31-JAN-2012 A hot new comic for teens and adults by Robert E. Anderson combines the zombie craze with Anderson’s compassion for animal rights. Anderson proves that heroines don’t need to wear high heels and capes. His character Buttercup the Corgi is sweet and brave in this story.

Publisher: Big Dog Ink
Writer: Robert E. Anderson
Pencils: DaFu Yu
Colors: Kevin Volo
Lettering: E.T. Dollman
Editor: Paul Allor

Sometimes it’s hard to review a comic by a mentor. I want to be critical and point out where I think things have fallen short and I want to be fully supportive of something that deserves attention in our feeds of mainstream comics. I think I have managed a pretty fair inspection of RZH for new readers to small press comics. I hope you agree and pre-order REX when you see it in Previews catalog.

The artwork for animal anatomy isn’t as refined as a I’d like to see it. If I had to compare it to something like Marvel’s Pet Avengers (Dario Brizuela) which is still cartoony or even Guns of Shadow Valley (Dave Wachter) which is realistic, DaFu Yu’s style isn’t quite grasping real animals; yet, Yu’s zombies and women are exceptionally illustrated conveying expressions accurately reflecting the emotions of a panel. For example, the breeds of the dogs weren’t discernable. Brutus is a black pit bull but you’d never know if Anderson didn’t make sure to make it part of the main story. Zombies are clearly Yu’s specialty which is especially highlighted in one of the double-page spreads where little Corgi pup Buttercup uses her herding might to guide the enormous horde near an illegal zombie-pitbull fighting ring. The story might be named for Rex, but Buttercup stole the spotlight in issue one.

I couldn’t help but tweet, “Go, Buttercup! Go!” when I got to the climactic scene will this short but tenacious heroine.

There’s a nice use of sound effects. The coloring on certain textured areas like mason buildings and sidewalks is better than the animals which don’t have a furry feel; this feels like more of a fault in the penciling than the coloring. Flashbacks have smooth transitions to the past by merely changing to greyscale. Two-page spreads are not friendly formatting when reading on a screen the way they are with printed copies.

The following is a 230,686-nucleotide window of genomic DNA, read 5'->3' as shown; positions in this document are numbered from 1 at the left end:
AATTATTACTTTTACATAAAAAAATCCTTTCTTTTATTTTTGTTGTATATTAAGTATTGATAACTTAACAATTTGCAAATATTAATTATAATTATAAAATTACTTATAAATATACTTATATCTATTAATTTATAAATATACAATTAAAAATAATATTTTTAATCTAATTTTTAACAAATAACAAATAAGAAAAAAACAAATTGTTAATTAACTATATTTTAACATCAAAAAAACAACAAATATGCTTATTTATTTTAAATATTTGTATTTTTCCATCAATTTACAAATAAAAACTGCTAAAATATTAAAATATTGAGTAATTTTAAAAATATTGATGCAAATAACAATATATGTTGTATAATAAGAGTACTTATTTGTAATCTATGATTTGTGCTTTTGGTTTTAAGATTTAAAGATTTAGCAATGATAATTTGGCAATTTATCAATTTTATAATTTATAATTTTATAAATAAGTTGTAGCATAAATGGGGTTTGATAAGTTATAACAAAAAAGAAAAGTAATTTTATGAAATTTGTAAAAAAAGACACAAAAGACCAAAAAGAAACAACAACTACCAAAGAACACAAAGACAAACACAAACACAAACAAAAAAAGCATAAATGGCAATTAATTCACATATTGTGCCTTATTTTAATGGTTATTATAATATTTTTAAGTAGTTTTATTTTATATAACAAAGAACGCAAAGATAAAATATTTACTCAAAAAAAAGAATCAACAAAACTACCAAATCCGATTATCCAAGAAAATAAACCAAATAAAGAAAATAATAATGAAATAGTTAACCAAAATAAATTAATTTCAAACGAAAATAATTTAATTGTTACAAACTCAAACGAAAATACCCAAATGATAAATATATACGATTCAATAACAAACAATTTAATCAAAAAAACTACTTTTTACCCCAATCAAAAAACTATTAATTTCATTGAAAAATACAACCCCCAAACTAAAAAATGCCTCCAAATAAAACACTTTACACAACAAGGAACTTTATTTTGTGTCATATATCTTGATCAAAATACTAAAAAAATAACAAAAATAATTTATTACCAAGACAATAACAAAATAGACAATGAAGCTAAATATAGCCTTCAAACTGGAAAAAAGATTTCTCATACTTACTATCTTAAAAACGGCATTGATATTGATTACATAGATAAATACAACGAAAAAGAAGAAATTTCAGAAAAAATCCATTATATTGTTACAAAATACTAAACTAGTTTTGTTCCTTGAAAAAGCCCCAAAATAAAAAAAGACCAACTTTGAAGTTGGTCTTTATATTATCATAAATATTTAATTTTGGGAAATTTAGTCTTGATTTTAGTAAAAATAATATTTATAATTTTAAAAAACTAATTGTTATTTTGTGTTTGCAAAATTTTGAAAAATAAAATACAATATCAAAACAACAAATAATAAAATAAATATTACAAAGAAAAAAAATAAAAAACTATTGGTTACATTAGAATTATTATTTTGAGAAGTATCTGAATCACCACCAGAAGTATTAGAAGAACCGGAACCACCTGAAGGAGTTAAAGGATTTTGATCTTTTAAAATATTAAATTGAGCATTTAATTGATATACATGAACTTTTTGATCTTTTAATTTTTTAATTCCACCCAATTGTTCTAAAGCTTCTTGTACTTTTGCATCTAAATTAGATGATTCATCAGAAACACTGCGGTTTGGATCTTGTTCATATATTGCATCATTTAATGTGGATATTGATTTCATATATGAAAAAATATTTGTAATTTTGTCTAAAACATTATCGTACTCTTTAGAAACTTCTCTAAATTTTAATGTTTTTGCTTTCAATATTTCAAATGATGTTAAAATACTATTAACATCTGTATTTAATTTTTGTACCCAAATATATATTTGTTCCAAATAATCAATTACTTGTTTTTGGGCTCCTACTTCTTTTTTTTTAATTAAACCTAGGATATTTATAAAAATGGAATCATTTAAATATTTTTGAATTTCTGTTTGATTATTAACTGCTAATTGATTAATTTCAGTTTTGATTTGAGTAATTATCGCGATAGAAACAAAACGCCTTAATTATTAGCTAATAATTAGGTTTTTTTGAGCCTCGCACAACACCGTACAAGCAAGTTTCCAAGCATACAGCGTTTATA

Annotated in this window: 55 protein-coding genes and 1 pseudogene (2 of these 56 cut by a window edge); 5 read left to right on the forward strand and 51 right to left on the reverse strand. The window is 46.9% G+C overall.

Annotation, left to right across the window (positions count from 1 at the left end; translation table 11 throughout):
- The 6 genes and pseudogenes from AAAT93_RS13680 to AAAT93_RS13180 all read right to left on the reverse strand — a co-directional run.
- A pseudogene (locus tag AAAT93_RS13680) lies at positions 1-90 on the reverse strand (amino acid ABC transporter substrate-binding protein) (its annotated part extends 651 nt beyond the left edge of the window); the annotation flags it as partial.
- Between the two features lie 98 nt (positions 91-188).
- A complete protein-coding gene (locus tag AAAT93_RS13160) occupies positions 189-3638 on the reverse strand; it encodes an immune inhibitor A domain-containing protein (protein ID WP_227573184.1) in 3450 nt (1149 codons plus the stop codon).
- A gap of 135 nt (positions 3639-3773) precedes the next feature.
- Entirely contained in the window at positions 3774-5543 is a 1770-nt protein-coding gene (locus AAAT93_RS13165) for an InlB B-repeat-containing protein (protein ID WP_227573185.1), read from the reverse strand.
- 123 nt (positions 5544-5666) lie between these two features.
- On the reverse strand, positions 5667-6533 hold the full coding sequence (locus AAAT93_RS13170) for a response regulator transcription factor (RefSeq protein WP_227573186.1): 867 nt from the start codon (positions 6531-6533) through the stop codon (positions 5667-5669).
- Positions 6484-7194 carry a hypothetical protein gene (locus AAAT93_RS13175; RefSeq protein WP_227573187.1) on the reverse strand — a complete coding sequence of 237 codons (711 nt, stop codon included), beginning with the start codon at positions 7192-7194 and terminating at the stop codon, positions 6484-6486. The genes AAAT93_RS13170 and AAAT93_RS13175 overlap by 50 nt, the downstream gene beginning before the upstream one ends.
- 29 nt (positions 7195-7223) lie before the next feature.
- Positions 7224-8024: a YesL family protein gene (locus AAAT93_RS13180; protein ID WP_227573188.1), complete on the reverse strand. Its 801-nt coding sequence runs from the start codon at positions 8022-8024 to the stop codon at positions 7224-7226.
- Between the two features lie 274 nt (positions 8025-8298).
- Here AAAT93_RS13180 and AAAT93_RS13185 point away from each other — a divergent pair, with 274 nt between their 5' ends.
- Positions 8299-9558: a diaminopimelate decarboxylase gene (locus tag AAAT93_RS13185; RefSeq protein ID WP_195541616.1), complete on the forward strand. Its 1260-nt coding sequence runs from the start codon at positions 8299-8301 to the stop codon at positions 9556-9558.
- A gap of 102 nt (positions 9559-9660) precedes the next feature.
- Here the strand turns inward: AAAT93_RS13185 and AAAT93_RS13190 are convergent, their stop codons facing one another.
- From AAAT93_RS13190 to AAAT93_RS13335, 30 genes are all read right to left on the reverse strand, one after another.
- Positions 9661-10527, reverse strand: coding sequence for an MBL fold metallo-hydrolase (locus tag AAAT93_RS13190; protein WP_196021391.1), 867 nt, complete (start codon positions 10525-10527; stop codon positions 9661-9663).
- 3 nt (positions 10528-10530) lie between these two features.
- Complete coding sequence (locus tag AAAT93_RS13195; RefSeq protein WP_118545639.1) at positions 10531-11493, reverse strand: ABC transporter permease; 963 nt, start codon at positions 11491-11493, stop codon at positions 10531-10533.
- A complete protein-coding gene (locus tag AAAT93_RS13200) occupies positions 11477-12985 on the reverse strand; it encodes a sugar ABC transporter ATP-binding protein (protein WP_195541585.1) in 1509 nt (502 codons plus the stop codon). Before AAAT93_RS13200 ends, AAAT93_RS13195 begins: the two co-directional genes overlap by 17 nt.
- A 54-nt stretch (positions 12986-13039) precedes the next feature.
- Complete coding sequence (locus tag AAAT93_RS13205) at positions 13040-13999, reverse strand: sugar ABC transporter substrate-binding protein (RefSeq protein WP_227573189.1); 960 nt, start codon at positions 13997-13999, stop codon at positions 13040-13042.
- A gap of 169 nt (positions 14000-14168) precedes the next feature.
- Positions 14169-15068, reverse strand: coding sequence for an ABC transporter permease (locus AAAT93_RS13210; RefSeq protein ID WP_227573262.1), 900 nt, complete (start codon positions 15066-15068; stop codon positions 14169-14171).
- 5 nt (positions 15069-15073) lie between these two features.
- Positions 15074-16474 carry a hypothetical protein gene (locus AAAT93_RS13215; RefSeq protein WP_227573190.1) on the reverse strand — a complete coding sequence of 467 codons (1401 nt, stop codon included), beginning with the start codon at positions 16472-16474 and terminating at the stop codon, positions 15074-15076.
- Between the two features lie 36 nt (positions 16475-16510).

The highly intelligent critters are trying to get to Nevada from California but have to travel through the hordes of “rotters” or “biters” as zombies are called. Anderson brings up a key problem that has rarely been addressed. When zombies are roaming the streets, what happens to the animals? If an animal tries to fight and bites a “rotter” then after a couple hours, the animal is infected with the zombie virus. Anderson utilizes several silent panels to propel the fear and action in the style of Night of the Living Dead.

Within this plot, Anderson creates a twisted version of the pit bull fighting headlines we see in today’s real news. Here, the pit bulls are captured, caged, and forced to fight the zombies. Anderson has a knack for taking the controversial subjects involving different forms of animal abuse and testing and presenting them in tender ways with sensitive stories. His other work includes Animal Control: Special Creatures Unit and Great Zombies in History.

“This is a story I’ve been wanting to tell since at least 2008, because it combines three of my big passions: animals, zombies and comic books,” Anderson said.

The small press publisher Big Dog Ink is putting a lot behind this oversized first issue and offers it for only $3.50. It will be in February 2012 Previews catalog and is considered PG-13 rated for the theme and level of violence.

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